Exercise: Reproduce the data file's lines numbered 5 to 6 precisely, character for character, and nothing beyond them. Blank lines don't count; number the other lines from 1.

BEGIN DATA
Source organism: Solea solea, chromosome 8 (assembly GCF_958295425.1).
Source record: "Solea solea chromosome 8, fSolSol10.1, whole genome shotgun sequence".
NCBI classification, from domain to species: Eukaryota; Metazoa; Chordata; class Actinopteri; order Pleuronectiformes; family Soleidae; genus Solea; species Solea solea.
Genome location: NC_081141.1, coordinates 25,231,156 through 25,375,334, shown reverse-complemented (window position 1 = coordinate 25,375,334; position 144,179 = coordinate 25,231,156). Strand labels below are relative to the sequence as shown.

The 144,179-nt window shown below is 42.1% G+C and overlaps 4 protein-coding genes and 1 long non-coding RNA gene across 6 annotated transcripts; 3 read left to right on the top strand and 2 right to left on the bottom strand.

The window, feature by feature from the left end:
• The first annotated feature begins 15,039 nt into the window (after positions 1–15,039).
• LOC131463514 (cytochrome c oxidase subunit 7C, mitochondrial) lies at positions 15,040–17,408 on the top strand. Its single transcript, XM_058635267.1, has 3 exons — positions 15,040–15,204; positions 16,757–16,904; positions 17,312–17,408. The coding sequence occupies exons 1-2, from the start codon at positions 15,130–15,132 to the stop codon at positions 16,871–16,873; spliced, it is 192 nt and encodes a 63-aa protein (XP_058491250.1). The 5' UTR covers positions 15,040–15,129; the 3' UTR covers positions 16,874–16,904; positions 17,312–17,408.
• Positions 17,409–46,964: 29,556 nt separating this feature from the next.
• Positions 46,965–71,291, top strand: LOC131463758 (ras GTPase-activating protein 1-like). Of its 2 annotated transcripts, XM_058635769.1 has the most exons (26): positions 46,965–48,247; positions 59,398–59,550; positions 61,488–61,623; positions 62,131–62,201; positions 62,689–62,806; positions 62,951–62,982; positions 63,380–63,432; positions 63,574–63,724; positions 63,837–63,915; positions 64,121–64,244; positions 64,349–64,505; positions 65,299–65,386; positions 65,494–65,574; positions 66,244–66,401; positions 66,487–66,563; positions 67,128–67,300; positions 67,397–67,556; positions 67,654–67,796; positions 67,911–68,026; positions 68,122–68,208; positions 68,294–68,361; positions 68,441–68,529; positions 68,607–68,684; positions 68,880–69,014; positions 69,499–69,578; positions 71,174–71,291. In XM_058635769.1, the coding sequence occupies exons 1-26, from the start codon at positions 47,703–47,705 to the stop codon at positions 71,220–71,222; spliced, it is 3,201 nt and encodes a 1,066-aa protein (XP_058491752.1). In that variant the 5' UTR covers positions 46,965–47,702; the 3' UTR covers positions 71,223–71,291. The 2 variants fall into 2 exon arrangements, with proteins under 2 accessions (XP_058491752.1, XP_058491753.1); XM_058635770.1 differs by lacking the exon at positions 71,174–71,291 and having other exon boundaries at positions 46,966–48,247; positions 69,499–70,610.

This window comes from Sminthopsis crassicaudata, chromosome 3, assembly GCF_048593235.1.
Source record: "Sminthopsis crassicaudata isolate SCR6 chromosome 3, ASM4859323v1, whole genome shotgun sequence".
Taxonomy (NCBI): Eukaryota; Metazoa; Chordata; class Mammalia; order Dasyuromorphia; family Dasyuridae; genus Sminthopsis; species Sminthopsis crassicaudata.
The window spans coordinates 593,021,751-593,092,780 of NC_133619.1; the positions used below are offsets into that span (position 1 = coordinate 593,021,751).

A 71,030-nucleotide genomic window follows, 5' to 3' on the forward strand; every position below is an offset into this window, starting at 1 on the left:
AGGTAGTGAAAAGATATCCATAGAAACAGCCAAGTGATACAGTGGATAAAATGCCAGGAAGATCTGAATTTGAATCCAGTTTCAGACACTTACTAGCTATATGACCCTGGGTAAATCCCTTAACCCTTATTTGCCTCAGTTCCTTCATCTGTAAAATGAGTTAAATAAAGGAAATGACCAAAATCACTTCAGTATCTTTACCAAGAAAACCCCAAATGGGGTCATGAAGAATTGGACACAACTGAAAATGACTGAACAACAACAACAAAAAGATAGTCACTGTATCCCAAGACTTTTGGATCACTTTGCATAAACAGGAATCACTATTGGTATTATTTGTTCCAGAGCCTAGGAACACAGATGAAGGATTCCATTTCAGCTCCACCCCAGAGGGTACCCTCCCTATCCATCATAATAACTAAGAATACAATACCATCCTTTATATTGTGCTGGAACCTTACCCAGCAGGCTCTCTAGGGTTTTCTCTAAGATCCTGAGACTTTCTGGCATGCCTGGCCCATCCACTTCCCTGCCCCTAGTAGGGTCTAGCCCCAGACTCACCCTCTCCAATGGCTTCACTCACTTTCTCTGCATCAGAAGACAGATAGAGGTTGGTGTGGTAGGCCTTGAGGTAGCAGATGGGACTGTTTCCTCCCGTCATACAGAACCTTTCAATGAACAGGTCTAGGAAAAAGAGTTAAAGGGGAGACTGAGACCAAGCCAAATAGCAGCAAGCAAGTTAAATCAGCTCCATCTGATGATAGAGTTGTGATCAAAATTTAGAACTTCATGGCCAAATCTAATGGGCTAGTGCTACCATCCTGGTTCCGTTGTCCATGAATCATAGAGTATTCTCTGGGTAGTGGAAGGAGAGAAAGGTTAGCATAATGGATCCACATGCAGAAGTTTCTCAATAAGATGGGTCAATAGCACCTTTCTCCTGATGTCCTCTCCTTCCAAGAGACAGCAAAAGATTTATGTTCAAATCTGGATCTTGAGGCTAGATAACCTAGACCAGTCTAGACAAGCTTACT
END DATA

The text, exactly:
The 144,179-nt window shown below is 42.1% G+C and overlaps 4 protein-coding genes and 1 long non-coding RNA gene across 6 annotated transcripts; 3 read left to right on the top strand and 2 right to left on the bottom strand.

The window, feature by feature from the left end: